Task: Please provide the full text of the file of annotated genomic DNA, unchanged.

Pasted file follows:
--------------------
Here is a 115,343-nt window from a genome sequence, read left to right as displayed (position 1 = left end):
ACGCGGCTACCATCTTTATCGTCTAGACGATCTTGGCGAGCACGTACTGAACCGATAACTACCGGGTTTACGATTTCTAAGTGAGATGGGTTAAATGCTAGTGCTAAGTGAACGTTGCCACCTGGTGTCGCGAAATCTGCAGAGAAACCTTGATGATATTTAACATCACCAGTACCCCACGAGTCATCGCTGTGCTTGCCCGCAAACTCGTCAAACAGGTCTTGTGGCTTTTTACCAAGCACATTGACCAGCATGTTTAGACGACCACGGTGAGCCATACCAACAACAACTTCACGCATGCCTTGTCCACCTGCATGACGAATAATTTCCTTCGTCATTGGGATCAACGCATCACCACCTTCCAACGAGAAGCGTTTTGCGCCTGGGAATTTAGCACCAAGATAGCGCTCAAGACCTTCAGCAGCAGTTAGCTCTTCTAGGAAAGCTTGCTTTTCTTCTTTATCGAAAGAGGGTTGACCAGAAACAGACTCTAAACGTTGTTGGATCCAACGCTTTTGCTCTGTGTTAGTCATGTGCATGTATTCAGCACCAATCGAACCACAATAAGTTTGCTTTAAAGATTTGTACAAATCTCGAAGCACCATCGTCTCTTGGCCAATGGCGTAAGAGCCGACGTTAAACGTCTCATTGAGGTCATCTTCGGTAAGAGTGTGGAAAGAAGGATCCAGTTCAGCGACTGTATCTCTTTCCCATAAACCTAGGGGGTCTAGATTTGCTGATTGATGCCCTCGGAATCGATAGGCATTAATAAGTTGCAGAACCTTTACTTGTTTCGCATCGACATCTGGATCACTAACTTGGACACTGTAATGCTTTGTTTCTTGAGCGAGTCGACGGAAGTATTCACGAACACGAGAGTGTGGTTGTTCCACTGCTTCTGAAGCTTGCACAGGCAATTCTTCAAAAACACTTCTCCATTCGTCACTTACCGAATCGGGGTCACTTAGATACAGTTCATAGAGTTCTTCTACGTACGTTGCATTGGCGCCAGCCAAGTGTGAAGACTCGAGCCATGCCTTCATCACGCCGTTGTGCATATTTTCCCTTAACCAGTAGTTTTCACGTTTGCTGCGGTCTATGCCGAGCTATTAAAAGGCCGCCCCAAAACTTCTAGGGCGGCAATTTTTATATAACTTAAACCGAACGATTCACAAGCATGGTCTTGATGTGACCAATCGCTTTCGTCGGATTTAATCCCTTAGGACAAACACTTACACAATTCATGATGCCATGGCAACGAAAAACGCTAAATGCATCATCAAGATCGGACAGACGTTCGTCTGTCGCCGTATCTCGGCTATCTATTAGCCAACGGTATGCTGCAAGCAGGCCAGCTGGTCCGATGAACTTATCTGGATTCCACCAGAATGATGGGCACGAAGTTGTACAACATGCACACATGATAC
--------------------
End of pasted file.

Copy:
Here is a 115,343-nt window from a genome sequence, read left to right as displayed (position 1 = left end):
ACGCGGCTACCATCTTTATCGTCTAGACGATCTTGGCGAGCACGTACTGAACCGATAACTACCGGGTTTACGATTTCTAAGTGAGATGGGTTAAATGCTAGTGCTAAGTGAACGTTGCCACCTGGTGTCGCGAAATCTGCAGAGAAACCTTGATGATATTTAACATCACCAGTACCCCACGAGTCATCGCTGTGCTTGCCCGCAAACTCGTCAAACAGGTCTTGTGGCTTTTTACCAAGCACATTGACCAGCATGTTTAGACGACCACGGTGAGCCATACCAACAACAACTTCACGCATGCCTTGTCCACCTGCATGACGAATAATTTCCTTCGTCATTGGGATCAACGCATCACCACCTTCCAACGAGAAGCGTTTTGCGCCTGGGAATTTAGCACCAAGATAGCGCTCAAGACCTTCAGCAGCAGTTAGCTCTTCTAGGAAAGCTTGCTTTTCTTCTTTATCGAAAGAGGGTTGACCAGAAACAGACTCTAAACGTTGTTGGATCCAACGCTTTTGCTCTGTGTTAGTCATGTGCATGTATTCAGCACCAATCGAACCACAATAAGTTTGCTTTAAAGATTTGTACAAATCTCGAAGCACCATCGTCTCTTGGCCAATGGCGTAAGAGCCGACGTTAAACGTCTCATTGAGGTCATCTTCGGTAAGAGTGTGGAAAGAAGGATCCAGTTCAGCGACTGTATCTCTTTCCCATAAACCTAGGGGGTCTAGATTTGCTGATTGATGCCCTCGGAATCGATAGGCATTAATAAGTTGCAGAACCTTTACTTGTTTCGCATCGACATCTGGATCACTAACTTGGACACTGTAATGCTTTGTTTCTTGAGCGAGTCGACGGAAGTATTCACGAACACGAGAGTGTGGTTGTTCCACTGCTTCTGAAGCTTGCACAGGCAATTCTTCAAAAACACTTCTCCATTCGTCACTTACCGAATCGGGGTCACTTAGATACAGTTCATAGAGTTCTTCTACGTACGTTGCATTGGCGCCAGCCAAGTGTGAAGACTCGAGCCATGCCTTCATCACGCCGTTGTGCATATTTTCCCTTAACCAGTAGTTTTCACGTTTGCTGCGGTCTATGCCGAGCTATTAAAAGGCCGCCCCAAAACTTCTAGGGCGGCAATTTTTATATAACTTAAACCGAACGATTCACAAGCATGGTCTTGATGTGACCAATCGCTTTCGTCGGATTTAATCCCTTAGGACAAACACTTACACAATTCATGATGCCATGGCAACGAAAAACGCTAAATGCATCATCAAGATCGGACAGACGTTCGTCTGTCGCCGTATCTCGGCTATCTATTAGCCAACGGTATGCTGCAAGCAGGCCAGCTGGTCCGATGAACTTATCTGGATTCCACCAGAATGATGGGCACGAAGTTGTACAACATGCACACATGATAC